And finally, I have found parallel work (see sequencing the work in the How-Tos) adopted in combination with technical excellence (Trunk Based Development, TDD, real CI, clean feature toggles, real CD with automated remediation plans, etc.) to be extremely simple, flexible and fast.

These elements allowed me to experience a frictionless cross-team collaboration that together with a minimal number of blocking team dependencies created a super fast flow, allowing me to enjoy the positive aspects of the collaboration not only inside the team but also across teams.

So, in short, the answer to the initial question is: avoid hand-offs and blocking team dependencies, and make the remaining cross-team collaboration frictionless. With the warning: Don’t throw the baby (collaboration) out with the bathwater (hand-offs and blocking team dependencies).

Conclusions, recap & links

The social and human intangibles of the Agile cross-team collaboration and all the suggestions above on how to pursue good Agile cross-team collaboration remind us that:

– the traditional pre-Agile practices disguised as new do not work, that is why Agile was developed in the first place;
– Scrum of Scrums is at the same time too much and not enough, therefore it must be left behind, the sooner the better;
– all the options presented above help to quickly identify a good-enough starting point for cross-team collaboration, for any new piece of work with blocking team dependencies;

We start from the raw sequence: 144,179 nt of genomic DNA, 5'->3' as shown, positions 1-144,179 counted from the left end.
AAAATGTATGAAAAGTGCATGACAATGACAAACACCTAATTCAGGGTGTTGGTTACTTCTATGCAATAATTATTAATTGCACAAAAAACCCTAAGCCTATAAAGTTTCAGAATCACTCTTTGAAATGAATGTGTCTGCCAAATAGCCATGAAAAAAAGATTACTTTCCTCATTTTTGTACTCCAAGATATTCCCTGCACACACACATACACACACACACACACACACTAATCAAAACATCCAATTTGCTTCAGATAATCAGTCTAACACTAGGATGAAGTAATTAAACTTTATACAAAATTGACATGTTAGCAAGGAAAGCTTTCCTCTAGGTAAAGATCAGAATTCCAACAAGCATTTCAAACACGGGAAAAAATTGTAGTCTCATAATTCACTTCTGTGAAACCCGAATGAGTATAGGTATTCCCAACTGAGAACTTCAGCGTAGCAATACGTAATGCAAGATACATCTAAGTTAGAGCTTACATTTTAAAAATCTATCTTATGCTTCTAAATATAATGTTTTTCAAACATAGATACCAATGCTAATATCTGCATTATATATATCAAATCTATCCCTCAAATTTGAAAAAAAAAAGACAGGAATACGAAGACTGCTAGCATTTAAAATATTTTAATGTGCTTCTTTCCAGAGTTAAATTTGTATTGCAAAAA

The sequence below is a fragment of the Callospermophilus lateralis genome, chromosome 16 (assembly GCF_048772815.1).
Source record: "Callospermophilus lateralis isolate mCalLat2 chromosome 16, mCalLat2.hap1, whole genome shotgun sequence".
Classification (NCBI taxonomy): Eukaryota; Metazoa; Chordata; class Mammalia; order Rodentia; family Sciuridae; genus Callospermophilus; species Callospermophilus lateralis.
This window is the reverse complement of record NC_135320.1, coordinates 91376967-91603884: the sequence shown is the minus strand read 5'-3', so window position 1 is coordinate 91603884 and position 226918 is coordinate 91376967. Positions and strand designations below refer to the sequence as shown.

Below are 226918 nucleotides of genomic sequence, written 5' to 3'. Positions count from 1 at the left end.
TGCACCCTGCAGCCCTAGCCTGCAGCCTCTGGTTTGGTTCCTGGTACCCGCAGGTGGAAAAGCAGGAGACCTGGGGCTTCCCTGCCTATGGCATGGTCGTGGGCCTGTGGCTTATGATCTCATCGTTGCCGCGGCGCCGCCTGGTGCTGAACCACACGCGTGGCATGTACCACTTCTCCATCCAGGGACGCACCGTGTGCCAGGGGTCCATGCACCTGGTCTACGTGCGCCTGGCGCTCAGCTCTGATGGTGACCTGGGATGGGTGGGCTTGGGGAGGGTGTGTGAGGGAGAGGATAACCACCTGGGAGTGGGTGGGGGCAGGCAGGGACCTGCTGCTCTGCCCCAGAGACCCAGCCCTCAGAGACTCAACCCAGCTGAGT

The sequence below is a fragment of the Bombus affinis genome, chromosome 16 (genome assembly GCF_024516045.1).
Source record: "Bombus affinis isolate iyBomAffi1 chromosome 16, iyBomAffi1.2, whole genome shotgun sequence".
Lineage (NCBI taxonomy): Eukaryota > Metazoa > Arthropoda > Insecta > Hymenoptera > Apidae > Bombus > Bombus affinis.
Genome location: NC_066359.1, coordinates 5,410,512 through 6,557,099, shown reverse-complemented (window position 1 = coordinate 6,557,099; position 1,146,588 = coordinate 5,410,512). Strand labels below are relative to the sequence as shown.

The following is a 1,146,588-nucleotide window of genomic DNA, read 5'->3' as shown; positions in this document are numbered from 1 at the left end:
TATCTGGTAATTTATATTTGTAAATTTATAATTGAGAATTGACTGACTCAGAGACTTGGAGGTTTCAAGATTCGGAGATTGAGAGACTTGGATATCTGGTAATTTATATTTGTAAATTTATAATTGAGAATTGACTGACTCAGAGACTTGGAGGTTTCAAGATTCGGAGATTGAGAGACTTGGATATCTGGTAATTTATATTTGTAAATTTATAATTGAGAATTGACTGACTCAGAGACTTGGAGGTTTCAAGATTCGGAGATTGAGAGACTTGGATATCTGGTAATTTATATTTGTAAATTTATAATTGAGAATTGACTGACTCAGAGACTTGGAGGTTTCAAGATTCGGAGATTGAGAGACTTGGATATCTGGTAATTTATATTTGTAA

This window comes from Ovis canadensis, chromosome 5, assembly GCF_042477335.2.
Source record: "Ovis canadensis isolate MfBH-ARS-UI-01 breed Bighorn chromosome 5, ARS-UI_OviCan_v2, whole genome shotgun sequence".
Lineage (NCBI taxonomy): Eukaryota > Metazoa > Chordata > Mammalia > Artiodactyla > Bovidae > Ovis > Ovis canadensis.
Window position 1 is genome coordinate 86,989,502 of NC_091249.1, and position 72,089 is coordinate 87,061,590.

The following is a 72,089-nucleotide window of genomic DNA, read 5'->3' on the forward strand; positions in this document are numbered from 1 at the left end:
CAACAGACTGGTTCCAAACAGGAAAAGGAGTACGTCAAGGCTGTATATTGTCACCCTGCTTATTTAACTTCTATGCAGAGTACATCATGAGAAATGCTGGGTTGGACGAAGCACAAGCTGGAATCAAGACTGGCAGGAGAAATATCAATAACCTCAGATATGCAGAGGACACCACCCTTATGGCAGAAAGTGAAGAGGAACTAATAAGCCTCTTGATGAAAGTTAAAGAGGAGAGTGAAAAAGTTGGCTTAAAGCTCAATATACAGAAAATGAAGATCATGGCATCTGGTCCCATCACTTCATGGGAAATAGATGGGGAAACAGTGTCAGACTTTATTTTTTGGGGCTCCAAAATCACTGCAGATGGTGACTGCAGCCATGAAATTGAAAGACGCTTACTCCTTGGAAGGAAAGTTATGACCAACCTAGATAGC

– the real work then starts, and it is done by experimenting, learning, adapting and evolving the cross-team collaboration for the specific teams working on a specific piece of work. This is achieved by applying Agile, not only to each team, but also to the collaboration between the teams, evolving the collaboration itself thanks to the feedback loops and the lessons learned while doing the work. By continuously running Retrospectives on the cross-team collaboration.

Quick recap:

  1. Apply the approach described in Team Topologies to create stream-aligned teams as autonomous as possible.
    When a piece of work (a Backlog item, a User Story) has to stop and restart multiple times with long delays due to hand-offs and blocking team dependencies, then this is where you need to focus first.
  2. Clean up the mess and keep it clean thereafter removing as many blocking team dependencies as possible with technical excellence and following approaches such as those described in Team Topologies.
    When most pieces of work have blocking team dependencies that are often discovered after the development has started, then this is where the focus should go next.
    You cannot be agile if you’re fighting your code and architecture to make every small change – Allen Holub